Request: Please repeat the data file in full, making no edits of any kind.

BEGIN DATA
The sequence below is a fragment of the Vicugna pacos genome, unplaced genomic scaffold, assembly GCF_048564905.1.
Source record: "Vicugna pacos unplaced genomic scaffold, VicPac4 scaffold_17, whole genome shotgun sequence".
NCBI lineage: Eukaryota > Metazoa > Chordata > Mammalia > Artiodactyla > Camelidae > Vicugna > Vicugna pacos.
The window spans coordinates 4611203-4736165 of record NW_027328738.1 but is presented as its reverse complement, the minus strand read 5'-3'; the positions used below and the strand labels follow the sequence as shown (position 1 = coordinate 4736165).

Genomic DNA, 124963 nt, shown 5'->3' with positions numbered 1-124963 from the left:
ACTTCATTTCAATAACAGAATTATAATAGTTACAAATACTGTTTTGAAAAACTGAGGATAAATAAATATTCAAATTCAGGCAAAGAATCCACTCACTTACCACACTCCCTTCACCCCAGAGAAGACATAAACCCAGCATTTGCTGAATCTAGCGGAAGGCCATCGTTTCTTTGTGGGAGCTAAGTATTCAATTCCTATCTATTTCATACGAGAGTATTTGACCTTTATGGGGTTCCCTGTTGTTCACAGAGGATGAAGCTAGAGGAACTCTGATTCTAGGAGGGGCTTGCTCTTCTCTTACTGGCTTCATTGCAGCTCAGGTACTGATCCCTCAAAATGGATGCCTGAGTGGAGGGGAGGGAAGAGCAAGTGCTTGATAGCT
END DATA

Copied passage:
The sequence below is a fragment of the Vicugna pacos genome, unplaced genomic scaffold, assembly GCF_048564905.1.
Source record: "Vicugna pacos unplaced genomic scaffold, VicPac4 scaffold_17, whole genome shotgun sequence".
NCBI lineage: Eukaryota > Metazoa > Chordata > Mammalia > Artiodactyla > Camelidae > Vicugna > Vicugna pacos.
The window spans coordinates 4611203-4736165 of record NW_027328738.1 but is presented as its reverse complement, the minus strand read 5'-3'; the positions used below and the strand labels follow the sequence as shown (position 1 = coordinate 4736165).

Genomic DNA, 124963 nt, shown 5'->3' with positions numbered 1-124963 from the left:
ACTTCATTTCAATAACAGAATTATAATAGTTACAAATACTGTTTTGAAAAACTGAGGATAAATAAATATTCAAATTCAGGCAAAGAATCCACTCACTTACCACACTCCCTTCACCCCAGAGAAGACATAAACCCAGCATTTGCTGAATCTAGCGGAAGGCCATCGTTTCTTTGTGGGAGCTAAGTATTCAATTCCTATCTATTTCATACGAGAGTATTTGACCTTTATGGGGTTCCCTGTTGTTCACAGAGGATGAAGCTAGAGGAACTCTGATTCTAGGAGGGGCTTGCTCTTCTCTTACTGGCTTCATTGCAGCTCAGGTACTGATCCCTCAAAATGGATGCCTGAGTGGAGGGGAGGGAAGAGCAAGTGCTTGATAGCT